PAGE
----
What Blues Needs....part two

deytookerjaabs

Friend of Leo's
Joined
Jun 5, 2015
Posts
3,920
Location
Nashville
An observation to piggyback on the other Blues thread...

I've been in Nashville for a long minute. There's something funny in it's scene related to and around ye olde country music, a bunch of people dedicated to this thing they call preservation. Some venue owners, guys like Marty Stuart & Joe Chambers, and others who all took on risky or straight losing ventures for the sake of the P word. Whether it's saving buildings, lobbying for museums or just flat out not selling out when you could retire fat there's this odd devotion to culture at large by many people. And, there was certainly a long time where this downtown could have been considered too blighted to save.

But I'm from Chicago, that's why this is so odd to me. Years back I had a list of old club, home & studio addresses in Chicago that I'd saved from interviews of musicians in Blues & Jazz. None of that stuff preserved, some of it parking lots, but a lot of spots simply just sitting around slightly dilapidated or repurposed. Now, there are a few players in the game. Buddy Guy lost money on his club for years, Willie Dixon foundation did a good service as well. But, considering all those giants that came after whom rode on the shoulders of musician's out of Chicago and specifically it's blues men of the 40's-70's I find the lack of cultural preservation to be on another level of disinterest.

Yes, I've seen some other charitable organizations in the related sphere but I don't think giving some kids in random towns a few lessons plus import gear hits the mark nearly as well as saving the hallowed grounds.

It'd be nice if the "Chicago School" of influence so to speak had a few more Marty Stuart's come out of it's woodshed but, sadly, that's not the case from my observations. Seems to me the guys who started with the least, like Buddy & Willie, had the most to give....an irony certainly worthy of The Blues.
 

telleutelleme

Telefied
Ad Free Member
Joined
Jan 15, 2010
Posts
22,297
Location
Houston
If Blues had the following, mega money awards shows it might be possible. Don't see it except for a few venues. BB Kings places did well and Austin and a few spots here in Houston have supported regional blues. Feel your pain.
 

deytookerjaabs

Friend of Leo's
Joined
Jun 5, 2015
Posts
3,920
Location
Nashville
If Blues had the following, mega money awards shows it might be possible. Don't see it except for a few venues. BB Kings places did well and Austin and a few spots here in Houston have supported regional blues. Feel your pain.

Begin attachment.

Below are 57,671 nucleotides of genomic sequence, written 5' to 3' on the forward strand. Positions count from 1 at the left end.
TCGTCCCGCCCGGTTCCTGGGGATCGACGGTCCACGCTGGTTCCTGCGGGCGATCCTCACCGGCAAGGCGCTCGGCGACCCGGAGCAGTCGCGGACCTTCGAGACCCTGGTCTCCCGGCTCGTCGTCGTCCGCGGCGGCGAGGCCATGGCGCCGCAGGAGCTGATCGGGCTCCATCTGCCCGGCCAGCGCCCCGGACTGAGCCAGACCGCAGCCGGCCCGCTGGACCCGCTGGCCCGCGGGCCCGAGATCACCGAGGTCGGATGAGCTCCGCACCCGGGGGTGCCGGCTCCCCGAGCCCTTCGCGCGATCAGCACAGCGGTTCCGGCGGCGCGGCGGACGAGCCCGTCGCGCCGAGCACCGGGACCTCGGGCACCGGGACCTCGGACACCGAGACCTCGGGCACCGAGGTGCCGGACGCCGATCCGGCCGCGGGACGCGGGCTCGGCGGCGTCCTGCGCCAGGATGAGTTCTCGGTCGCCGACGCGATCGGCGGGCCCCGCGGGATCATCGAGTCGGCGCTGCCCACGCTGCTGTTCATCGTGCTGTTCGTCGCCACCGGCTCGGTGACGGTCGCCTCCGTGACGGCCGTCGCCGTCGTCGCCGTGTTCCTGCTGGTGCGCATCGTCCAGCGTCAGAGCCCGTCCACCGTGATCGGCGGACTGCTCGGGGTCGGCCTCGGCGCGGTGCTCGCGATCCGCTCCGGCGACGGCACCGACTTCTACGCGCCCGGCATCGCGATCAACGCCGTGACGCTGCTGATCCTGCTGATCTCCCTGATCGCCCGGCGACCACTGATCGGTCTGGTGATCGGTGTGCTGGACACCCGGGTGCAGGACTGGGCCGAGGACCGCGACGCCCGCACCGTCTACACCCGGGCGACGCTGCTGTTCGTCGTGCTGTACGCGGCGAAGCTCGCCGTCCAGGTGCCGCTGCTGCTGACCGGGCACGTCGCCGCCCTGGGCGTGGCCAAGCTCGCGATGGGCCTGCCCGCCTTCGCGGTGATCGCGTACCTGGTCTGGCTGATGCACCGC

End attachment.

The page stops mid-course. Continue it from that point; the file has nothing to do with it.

Sure. But it's influence on all the many rock musicians who came out of it, used the tunes, arrangements, licks, etc, created a market & tons of success stories arguably as large. The other thing to consider is many of the folks most dedicated to preservation of country music history aren't necessarily the top grossing acts in the genre, often far from it.
 

Larry F

Doctor of Teleocity
Vendor Member
Joined
Nov 5, 2006
Posts
18,034
Location
Iowa City, IA
Maybe this should have a thread of its own, but I'll try this here:

On TDPRI, I have read a lot of posts, that address the SRV wannabes that seem to permeate the blues scene. I wonder if there are some names and recordings of the SRV wannabes. Who are these wannabes?
 

brookdalebill

Tele Axpert
Ad Free Member
Joined
Nov 15, 2009
Posts
119,311
Age
65
Location
Austin, Tx
It comes down to someone releasing a (blues) song that everyone wants to hear.
And buy.
And go see performed.
Tracy Chapman’s Give Me One Reason is the last “hit” that loosely fits the category, IMO.
A Pride N Joy, or equivalent.
It doesn’t necessarily need heroic playing, only players care about that.
The singer, and the song have to connect.
Perhaps I’m stating the obvious.
My post on another thread suggested Samantha Fish, or someone like her.
That person with that hit will eventually come along.
 

Andy B

Friend of Leo's
Gold Supporter
Joined
Mar 16, 2003
Posts
2,664
Location
Castle Rock, Colorado
Samantha keeps pushing the envelope. Very different from when we first encountered her around 2010. The late John Catt always said that Sam would make it and she has certainly gone further than any of the up and coming players we would see at Blues From the Top or the Blue Star Connection shows.
I will say I do miss her closing shows with War Pigs.
 

burntfrijoles

Poster Extraordinaire
Joined
Feb 12, 2010
Posts
9,666
Location
Somewhere Over The Rainbow
But it's influence on all the many rock musicians who came out of it, used the tunes, arrangements, licks, etc, created a market & tons of success stories arguably as large. The other thing to consider is many of the folks most dedicated to preservation of country music history aren't necessarily the top grossing acts in the genre, often far from it.

Although they aren't musicians, I think that was the idea of Dan Akroyd and the Hard Rock Cafe owner to form the House of Blues. I remember there was even a TV series of their lives shoes with guys like Duke Robillard, Taj Majal, Robert Cray, John Lee Hooker, Charlie Musslewhite.
Obviously HOB isn't exactly what you're talking about but it would take some wealthy benefactors who care about the history and importance of the blues to preserve the blues legacy, and then it would have to be a market to sustain it.
While Country Music got the full Ken Burns, PBS treatment you can't say the same for The Blues. I assume it's because country music has such a massive following while blues really does not.
It may be a shame but the blues is fading. None of the young bucks are really preserving the essence of the blues. The greats of traditional blues are long gone other than a couple of folks.
I'd be shocked if many young guitarists even know of Otis Rush or Magic Sam, etc. How many young pianists know of Johnny Johnson or Pinetop Perkins, etc.
It's very unfortunate.